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June 3, 2014

Charlestown neighborhood to get facelift; some residents vow to fight plan

Hall has big plans for Pleasant Ridge subdivision

CHARLESTOWN — One the most dilapidated areas of Charlestown will be transformed through a major revitalization effort to take place in the coming years — but some residents are vowing to fight the project.

During a city council meeting Monday, Charlestown Mayor Bob Hall announced plans to redevelop the Pleasant Ridge subdivision near Jonathan Jennings Elementary School. The plan will require all current residents to relocate or take residence in another home in the redeveloped area.

“We have to move Charlestown forward,” Hall said of the project, adding it is too soon to say exactly what Pleasant Ridge will be become.

Hall said he expects to eventually have a “full development with mixed-use housing” that would including small businesses, restaurants, affordable housing specifically designed for seniors, duplexes and single-family townhouses.

He estimated the neighborhood now has approximately 350 structures, including multi-family homes. Hall said the neighborhood was designated as blighted property in 2002, and grant funding recently made available from the Indiana Housing and Community Development Authority has escalated plans to renovate the area.

Hall said the IHCDA is offering up to $25,000 for the acquisition process for some of the homes. For structures that receive the full $25,000 in grant funding, $10,000 will be allotted to the sale price and the remaining $15,000 would go toward demolition, maintenance and administration costs.

The IHCDA grant funds are not expected to cover the homes’ full sale prices, but Hall wants to use the grant to help either the city or private businesses complete the purchases. Hall stressed that he wants to take steps to make sure all the property owners who will be relinquishing their homes or rental properties are treated fairly.

“I think it will be widely accepted,” Hall said, adding that he has heard from many residents about their desire to redevelop the Pleasant Ridge subdivision.

While most Charlestown City Council meetings are sparsely attended, Monday’s meeting drew a large crowd and required additional chairs be brought into the meeting room. And some of those in attendance were vocal of their dissatisfaction of having to leave their homes.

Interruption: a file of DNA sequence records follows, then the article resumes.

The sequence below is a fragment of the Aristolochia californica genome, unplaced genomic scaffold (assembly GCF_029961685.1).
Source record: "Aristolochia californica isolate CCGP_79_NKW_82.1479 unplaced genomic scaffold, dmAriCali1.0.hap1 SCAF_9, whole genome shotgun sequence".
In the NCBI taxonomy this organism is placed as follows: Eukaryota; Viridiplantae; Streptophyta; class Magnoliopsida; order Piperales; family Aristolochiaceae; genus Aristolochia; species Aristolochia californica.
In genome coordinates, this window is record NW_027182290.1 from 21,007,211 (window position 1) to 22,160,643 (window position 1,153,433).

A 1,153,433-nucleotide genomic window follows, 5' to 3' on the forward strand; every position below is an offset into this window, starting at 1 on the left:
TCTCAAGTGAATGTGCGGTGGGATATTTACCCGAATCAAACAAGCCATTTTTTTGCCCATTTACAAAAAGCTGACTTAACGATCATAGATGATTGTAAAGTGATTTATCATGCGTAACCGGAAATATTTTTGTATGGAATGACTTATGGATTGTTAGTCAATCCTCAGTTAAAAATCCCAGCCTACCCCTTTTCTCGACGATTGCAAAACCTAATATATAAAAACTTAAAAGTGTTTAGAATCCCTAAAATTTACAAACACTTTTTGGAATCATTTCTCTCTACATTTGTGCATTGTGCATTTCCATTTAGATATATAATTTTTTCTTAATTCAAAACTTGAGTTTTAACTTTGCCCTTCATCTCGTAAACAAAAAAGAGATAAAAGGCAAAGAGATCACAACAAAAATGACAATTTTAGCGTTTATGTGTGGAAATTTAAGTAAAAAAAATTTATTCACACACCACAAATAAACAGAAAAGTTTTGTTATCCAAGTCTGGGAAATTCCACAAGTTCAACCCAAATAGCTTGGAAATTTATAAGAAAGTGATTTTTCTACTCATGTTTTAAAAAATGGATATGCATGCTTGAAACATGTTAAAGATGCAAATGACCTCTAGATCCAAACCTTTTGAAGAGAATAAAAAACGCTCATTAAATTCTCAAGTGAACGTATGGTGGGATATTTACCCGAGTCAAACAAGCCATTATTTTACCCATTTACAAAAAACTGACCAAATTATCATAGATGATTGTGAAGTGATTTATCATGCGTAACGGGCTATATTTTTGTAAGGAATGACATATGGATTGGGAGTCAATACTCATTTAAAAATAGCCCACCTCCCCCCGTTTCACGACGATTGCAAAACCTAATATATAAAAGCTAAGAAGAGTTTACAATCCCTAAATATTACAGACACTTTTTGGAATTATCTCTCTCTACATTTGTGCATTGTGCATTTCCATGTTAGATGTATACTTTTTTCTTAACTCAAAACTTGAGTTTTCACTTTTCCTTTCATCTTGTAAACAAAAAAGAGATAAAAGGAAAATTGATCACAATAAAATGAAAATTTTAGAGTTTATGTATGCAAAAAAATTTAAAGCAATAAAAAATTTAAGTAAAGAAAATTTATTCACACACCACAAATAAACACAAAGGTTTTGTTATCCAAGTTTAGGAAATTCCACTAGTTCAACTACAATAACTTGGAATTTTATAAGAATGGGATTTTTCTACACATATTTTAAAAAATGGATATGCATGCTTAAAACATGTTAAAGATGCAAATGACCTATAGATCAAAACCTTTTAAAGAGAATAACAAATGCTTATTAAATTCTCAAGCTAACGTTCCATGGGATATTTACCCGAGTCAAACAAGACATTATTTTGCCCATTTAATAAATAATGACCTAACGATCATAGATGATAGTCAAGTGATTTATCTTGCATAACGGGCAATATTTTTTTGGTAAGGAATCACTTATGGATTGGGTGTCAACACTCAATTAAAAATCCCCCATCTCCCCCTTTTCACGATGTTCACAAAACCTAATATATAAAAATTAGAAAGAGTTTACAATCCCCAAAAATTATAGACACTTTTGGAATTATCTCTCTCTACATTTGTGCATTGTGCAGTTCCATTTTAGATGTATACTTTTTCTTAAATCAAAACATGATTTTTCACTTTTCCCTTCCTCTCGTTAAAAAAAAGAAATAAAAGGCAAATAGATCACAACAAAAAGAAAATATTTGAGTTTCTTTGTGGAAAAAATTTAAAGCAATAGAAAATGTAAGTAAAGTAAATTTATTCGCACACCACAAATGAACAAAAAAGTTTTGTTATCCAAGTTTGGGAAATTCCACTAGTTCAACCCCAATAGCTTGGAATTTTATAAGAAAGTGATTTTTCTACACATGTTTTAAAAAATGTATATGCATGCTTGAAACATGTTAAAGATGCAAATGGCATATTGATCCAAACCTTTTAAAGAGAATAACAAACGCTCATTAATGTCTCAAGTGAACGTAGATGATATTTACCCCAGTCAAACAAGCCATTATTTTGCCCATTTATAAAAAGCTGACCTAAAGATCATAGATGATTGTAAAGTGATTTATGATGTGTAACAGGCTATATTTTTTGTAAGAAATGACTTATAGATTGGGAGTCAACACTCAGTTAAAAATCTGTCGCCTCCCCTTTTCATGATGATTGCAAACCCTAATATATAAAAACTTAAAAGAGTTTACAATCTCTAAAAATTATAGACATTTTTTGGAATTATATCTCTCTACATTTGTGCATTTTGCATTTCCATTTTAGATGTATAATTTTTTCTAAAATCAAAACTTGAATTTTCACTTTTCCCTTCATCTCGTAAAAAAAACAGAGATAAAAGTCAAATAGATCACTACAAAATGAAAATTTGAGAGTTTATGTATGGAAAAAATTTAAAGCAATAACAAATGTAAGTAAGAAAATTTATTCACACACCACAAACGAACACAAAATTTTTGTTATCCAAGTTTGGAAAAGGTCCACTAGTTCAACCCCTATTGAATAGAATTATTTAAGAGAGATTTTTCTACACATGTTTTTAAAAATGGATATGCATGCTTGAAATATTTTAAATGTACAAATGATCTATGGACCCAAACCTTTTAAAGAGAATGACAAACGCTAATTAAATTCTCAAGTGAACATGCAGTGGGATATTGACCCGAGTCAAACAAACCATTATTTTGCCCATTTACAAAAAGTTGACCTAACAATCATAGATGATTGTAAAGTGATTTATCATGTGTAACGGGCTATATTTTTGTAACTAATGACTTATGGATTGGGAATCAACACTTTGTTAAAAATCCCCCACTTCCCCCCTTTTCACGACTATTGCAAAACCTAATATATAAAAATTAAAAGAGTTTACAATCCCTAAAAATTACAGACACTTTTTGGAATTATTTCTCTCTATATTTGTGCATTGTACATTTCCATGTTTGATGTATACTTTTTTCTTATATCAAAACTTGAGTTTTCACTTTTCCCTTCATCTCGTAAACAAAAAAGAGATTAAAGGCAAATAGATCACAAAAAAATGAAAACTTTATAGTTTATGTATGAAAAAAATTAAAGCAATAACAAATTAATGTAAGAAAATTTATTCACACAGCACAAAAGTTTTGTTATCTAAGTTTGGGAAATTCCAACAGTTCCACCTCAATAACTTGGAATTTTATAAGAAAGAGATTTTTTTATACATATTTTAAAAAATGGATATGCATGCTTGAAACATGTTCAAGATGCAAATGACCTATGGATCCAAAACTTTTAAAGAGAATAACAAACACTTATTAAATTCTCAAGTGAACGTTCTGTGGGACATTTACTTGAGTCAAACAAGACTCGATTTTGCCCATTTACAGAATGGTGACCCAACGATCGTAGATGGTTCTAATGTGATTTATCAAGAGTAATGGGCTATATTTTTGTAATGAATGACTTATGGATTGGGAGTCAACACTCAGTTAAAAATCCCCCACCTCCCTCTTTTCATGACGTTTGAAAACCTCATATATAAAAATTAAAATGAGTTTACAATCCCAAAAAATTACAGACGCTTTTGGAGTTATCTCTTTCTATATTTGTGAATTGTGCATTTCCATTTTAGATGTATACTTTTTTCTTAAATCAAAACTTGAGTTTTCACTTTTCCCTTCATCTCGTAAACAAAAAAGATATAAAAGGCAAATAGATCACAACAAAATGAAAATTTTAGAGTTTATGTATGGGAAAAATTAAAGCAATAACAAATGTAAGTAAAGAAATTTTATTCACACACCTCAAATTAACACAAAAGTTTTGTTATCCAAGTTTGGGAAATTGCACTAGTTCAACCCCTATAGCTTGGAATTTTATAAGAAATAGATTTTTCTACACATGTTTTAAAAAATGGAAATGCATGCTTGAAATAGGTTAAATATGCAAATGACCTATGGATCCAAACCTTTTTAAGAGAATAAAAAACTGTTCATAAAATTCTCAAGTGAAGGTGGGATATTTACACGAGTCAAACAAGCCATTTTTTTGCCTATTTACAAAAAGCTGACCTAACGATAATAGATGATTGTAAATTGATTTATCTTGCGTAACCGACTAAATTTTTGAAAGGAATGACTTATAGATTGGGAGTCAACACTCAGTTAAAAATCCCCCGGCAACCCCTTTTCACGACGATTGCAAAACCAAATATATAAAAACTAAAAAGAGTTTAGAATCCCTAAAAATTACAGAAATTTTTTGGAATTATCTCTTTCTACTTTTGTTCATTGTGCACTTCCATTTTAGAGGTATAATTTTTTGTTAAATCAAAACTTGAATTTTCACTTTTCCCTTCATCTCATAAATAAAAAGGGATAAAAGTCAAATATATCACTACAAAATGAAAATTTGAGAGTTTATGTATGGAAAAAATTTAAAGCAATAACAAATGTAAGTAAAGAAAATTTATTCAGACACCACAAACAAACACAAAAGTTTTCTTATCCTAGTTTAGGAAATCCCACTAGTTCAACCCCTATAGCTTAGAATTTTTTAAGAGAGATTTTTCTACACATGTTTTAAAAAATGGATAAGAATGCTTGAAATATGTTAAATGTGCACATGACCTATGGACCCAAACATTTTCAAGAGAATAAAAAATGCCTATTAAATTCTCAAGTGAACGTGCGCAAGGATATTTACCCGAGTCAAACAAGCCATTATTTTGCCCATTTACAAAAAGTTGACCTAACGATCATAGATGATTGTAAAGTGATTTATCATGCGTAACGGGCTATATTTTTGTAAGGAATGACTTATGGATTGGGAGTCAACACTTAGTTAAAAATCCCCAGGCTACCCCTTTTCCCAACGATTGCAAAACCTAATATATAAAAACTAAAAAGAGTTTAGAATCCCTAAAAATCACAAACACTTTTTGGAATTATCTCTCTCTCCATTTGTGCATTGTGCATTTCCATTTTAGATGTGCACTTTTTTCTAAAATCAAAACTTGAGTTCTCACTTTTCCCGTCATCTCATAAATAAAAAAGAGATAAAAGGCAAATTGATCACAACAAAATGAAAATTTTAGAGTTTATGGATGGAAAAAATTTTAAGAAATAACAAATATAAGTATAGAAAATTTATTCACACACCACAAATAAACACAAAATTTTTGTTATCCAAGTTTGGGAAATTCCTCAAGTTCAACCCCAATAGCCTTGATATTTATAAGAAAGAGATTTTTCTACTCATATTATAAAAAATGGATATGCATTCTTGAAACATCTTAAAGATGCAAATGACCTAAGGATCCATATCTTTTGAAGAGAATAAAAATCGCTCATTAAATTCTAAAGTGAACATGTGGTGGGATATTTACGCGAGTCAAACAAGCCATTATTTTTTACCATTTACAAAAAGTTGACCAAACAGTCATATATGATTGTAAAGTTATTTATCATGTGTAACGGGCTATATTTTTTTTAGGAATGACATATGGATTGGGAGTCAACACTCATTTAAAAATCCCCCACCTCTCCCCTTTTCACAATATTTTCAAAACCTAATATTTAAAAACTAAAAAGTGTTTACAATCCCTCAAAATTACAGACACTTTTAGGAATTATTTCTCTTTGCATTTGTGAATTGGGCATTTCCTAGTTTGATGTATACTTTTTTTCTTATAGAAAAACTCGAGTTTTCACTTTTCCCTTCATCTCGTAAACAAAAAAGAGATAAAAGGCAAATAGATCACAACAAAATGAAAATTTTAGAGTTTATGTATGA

The most vocal were those who own homes in the subdivision, not those who own the rental properties.

Judy Hogan said her family has owned a home on Arlington Avenue in Pleasant Ridge for more than 40 years.

“There are 65 families, and that’s just the ones I know about there, and most of them are elderly and have had their houses paid for for years,” Hogan said. “Where are they going to go and find another house for what they are going to get paid for them?”

Josh Craven, 31, has owned a home in the subdivision on Guilford Road for nearly six years and said he understands the city’s desire to improve the area, but doesn’t think all the homes should be included in the redevelopment.

“They should be more selective, instead of wiping it all down and making it some glorified community building,” Craven said. “They don’t need to tear it down, they need to tear down the houses that really need to be torn down.”

Craven said he is also concerned with the relocation of some of those who rent homes in the area.

“What they [city officials] don’t understand is all those low-income people that they say are the crime people that are causing the problem, where are they going to go? They are going to be up here in Charlestown in another community ruining it,” he said.

Craven said he will make plans to organize residents and form a petition to fight the city’s plans to redevelop the entire subdivision.

“They are not taking our property. I am proud to live up there,” he said. “I have lived up there my whole life.”

Hall said he believes some of those who own homes in Pleasant Ridge will be able to own homes in the same area after the redevelopment.

He said others are expected to relocate to other parts of Charlestown and others still will likely move from the city altogether.

Hall said the plans are still in their infancy, and there are many unknowns to overcome before getting the redevelopment underway.

“We are working on a wide range of options, but haven’t had too long to put it together, so I don’t want to say what will happen because we haven’t signed anything yet to make anything happen,” he said.

Hall said the redevelopment is needed at Pleasant Ridge as much of the housing is substandard, nearly 50 percent of the calls made by the Charlestown Police Department are to the area and many of the city’s utility problems are isolated to the subdivision.

 

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